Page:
Publius-Huldah's Blog

By Publius Huldah.

A little knowledge is a dangerous thing; and no one illustrates this Principle better than Forbes’ writer Rick Unger in his article, “Congress Passes Socialized Medicine and Mandates Health Insurance – In 1798”,  Washington Post writer Greg Sargent and Georgetown University history professor Adam Rothman.

In 1798, Congress passed An Act for the relief of sick and disabled Seamen which required the master of every American ship arriving from foreign ports to any port of the United States, and American ships engaged in the coastal trade using those ports, to pay a small fee to the federal government for every seaman employed on his ship. The funds so raised were used to care for sick and disabled seamen in the marine hospitals established in the ports of the United States.

So!  Unger cited this 1798 Act and chortled with glee that our Framers supported “socialized…

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2 responses to “

  1. This comment was nuked from the original site. I must have hit a nerve:

    Nice theory, but the author struck out. The actual 1798 legislation does NOT say these hospitals MUST be built at federally controlled dockyards. It reads:

    “That it shall be the duty of the several collectors to make a quarterly return of the sums collected by them, respectively, by virtue of this act, to the secretary of the treasury; and the president of the United States is hereby authorized, out of the same, to provide for the temporary relief and maintenance of sick, or disabled seamen, in the hospitals or other proper institutions now established in the several ports of the United States, or in ports where no such institutions exist, then in such other manner as he shall direct: Provided, that the moneys collected in anyone district, shall be expended within the same.”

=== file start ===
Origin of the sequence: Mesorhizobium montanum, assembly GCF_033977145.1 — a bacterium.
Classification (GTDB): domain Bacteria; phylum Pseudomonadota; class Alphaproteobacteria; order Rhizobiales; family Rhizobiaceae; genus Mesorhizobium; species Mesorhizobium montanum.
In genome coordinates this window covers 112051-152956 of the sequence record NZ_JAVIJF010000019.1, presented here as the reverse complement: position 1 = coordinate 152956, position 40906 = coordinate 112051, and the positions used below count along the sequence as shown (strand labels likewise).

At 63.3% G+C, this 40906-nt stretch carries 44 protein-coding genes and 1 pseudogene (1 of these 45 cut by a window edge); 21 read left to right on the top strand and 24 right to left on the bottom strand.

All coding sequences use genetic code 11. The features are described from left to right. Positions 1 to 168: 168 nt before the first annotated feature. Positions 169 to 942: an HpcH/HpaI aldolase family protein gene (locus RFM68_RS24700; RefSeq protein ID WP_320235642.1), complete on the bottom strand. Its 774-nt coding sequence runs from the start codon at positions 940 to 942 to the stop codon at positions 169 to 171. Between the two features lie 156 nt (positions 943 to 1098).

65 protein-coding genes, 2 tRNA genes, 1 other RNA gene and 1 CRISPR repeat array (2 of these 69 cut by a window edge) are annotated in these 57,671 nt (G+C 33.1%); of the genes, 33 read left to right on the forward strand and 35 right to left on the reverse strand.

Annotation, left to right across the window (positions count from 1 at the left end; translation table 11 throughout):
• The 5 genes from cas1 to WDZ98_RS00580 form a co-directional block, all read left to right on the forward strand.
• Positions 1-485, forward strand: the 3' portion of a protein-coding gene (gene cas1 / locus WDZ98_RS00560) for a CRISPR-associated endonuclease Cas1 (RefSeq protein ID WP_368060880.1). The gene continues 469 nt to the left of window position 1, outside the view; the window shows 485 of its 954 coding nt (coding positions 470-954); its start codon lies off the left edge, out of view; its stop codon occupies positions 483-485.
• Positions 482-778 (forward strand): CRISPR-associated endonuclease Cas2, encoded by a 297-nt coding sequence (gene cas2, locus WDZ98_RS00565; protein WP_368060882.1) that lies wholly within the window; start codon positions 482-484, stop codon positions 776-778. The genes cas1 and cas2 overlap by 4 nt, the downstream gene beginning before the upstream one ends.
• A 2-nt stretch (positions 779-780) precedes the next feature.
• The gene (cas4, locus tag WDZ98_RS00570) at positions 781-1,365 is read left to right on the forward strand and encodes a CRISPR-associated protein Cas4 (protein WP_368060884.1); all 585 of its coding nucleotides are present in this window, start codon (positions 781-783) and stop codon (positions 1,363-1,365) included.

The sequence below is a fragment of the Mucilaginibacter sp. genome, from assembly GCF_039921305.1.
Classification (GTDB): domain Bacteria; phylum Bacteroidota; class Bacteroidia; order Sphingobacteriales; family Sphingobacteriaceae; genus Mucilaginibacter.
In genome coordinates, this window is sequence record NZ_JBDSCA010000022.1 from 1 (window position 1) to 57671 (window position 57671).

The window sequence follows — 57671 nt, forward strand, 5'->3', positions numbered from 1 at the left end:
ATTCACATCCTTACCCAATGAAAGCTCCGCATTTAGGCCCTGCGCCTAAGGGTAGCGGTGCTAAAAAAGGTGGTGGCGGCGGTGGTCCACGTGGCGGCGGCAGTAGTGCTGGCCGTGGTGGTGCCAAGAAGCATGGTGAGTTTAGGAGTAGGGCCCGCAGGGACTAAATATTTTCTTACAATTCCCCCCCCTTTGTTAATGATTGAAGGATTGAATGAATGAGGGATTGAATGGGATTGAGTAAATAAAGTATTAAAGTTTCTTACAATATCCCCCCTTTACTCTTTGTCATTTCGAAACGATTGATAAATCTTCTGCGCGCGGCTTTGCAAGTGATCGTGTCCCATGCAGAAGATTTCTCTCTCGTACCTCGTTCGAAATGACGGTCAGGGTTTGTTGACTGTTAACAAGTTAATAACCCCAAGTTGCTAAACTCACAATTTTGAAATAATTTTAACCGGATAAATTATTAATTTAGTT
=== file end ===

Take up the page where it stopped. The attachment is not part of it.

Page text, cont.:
So these hospitals probably fall under Congress’s authority to buy “other needful buildings”. But then the question arises where is Congress getting this power to tax to create a health care system for sailors EXCEPT under the General Welfare clause? The power of taxation is limited “to pay the Debts and provide for the common Defence and general Welfare of the United States;” and this health care tax certainly doesn’t fall under debt paydown or defense.

    • I suggest you take a few moments and review our tutorial on the Constitution. Pay special attention to Common Myth 3 on the welfare clause. The authority to care for our seamen in foreign or domestic ports would fall under “maintain a navy”.

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